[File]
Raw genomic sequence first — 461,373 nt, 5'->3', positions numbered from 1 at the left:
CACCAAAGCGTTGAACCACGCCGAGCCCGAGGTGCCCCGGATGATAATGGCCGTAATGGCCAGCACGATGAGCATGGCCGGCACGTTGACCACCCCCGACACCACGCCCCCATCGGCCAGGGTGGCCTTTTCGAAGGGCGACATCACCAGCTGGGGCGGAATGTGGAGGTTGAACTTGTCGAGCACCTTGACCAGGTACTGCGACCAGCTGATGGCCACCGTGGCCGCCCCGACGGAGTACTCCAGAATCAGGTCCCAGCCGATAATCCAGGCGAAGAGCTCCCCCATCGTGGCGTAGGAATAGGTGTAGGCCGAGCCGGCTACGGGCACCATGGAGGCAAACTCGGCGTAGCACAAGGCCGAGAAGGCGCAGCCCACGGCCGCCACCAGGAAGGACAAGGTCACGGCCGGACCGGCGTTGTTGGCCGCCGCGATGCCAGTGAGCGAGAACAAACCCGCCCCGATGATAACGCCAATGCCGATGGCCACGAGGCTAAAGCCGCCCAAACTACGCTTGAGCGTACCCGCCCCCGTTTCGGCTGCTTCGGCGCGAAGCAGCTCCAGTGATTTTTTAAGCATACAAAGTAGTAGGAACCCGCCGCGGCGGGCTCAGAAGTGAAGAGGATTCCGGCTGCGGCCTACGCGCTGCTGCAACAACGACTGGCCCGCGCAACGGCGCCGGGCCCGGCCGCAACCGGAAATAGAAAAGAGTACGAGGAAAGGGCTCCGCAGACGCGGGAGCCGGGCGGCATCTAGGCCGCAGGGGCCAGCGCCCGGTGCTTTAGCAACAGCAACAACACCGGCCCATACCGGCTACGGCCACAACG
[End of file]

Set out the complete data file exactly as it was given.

Raw genomic sequence first — 461,373 nt, 5'->3', positions numbered from 1 at the left:
CACCAAAGCGTTGAACCACGCCGAGCCCGAGGTGCCCCGGATGATAATGGCCGTAATGGCCAGCACGATGAGCATGGCCGGCACGTTGACCACCCCCGACACCACGCCCCCATCGGCCAGGGTGGCCTTTTCGAAGGGCGACATCACCAGCTGGGGCGGAATGTGGAGGTTGAACTTGTCGAGCACCTTGACCAGGTACTGCGACCAGCTGATGGCCACCGTGGCCGCCCCGACGGAGTACTCCAGAATCAGGTCCCAGCCGATAATCCAGGCGAAGAGCTCCCCCATCGTGGCGTAGGAATAGGTGTAGGCCGAGCCGGCTACGGGCACCATGGAGGCAAACTCGGCGTAGCACAAGGCCGAGAAGGCGCAGCCCACGGCCGCCACCAGGAAGGACAAGGTCACGGCCGGACCGGCGTTGTTGGCCGCCGCGATGCCAGTGAGCGAGAACAAACCCGCCCCGATGATAACGCCAATGCCGATGGCCACGAGGCTAAAGCCGCCCAAACTACGCTTGAGCGTACCCGCCCCCGTTTCGGCTGCTTCGGCGCGAAGCAGCTCCAGTGATTTTTTAAGCATACAAAGTAGTAGGAACCCGCCGCGGCGGGCTCAGAAGTGAAGAGGATTCCGGCTGCGGCCTACGCGCTGCTGCAACAACGACTGGCCCGCGCAACGGCGCCGGGCCCGGCCGCAACCGGAAATAGAAAAGAGTACGAGGAAAGGGCTCCGCAGACGCGGGAGCCGGGCGGCATCTAGGCCGCAGGGGCCAGCGCCCGGTGCTTTAGCAACAGCAACAACACCGGCCCATACCGGCTACGGCCACAACG